Black swans in ELT

black-swans

Have you heard of the Black swan theory? According to its originator, Nassim Taleb, it means that when we keep seeing only white swans, we form an expectation bias – that all other swans we see will be white. And then, if we suddenly see a black swan, i.e. a rare and unpredictable event, our world is turned upside down. We look back and try to rationalise the change, but we can’t really because it was random and unpredictable. (Please note it’s a very simplistic version of only one part of the theory: Taleb wrote a whole book on that).

There are lots of uses for the theory in educational contexts: you can illustrate the necessity of risk management, or the importance of pivotal events in history, or our own subconscious biases. You can speak about the limitations of human knowledge and our scientific theories, which remain valid only until they are disproved by another ‘black swan’.

As you can see, I’ve found a lot of reading material, but none of the articles refer to English language teaching. So I’m wondering: do we have any black swans in our profession? Was it the advent of the communicative approach? Could anyone have predicted how we would focus for years on speaking and ‘fun’ at the expense of language development? It took us quite long to develop more balanced versions of it, and some haven’t quite got over it yet šŸ˜‰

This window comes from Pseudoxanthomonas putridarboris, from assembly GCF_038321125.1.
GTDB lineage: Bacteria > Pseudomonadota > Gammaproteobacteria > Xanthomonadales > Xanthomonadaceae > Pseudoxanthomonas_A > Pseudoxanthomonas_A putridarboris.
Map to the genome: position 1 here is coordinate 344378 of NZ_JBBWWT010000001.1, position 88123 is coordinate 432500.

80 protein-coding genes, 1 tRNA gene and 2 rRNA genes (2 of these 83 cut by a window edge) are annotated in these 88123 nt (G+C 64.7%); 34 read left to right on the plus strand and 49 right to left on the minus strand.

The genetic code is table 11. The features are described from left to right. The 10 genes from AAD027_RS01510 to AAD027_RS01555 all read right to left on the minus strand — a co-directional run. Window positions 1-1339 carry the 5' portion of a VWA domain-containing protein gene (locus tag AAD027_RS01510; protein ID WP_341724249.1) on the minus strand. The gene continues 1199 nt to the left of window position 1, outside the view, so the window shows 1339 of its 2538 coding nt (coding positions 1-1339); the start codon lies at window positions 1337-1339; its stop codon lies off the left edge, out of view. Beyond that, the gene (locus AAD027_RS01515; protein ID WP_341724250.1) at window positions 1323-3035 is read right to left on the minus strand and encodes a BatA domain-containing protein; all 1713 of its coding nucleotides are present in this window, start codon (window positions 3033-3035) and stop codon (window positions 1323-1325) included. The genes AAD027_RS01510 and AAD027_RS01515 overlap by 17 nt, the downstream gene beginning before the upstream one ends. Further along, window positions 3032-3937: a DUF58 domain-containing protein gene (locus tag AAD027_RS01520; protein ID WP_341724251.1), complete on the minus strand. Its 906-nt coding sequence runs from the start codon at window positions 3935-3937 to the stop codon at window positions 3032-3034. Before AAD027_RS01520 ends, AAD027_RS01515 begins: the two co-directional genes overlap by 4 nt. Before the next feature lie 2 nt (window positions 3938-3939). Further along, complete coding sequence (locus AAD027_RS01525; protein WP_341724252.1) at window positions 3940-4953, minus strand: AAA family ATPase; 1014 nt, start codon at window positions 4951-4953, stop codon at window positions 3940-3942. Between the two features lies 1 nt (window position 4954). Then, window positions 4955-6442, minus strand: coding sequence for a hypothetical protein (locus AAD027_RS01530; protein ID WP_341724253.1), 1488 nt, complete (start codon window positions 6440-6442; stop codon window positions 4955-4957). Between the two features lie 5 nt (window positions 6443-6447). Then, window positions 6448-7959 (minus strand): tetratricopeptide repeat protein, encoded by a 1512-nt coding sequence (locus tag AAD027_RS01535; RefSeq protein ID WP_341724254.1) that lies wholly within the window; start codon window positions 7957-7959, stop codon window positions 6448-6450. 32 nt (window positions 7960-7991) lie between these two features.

Ideas, anyone?

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One thought on “Black swans in ELT

  1. Pingback: What’s better than cure in education | Kate's Crate

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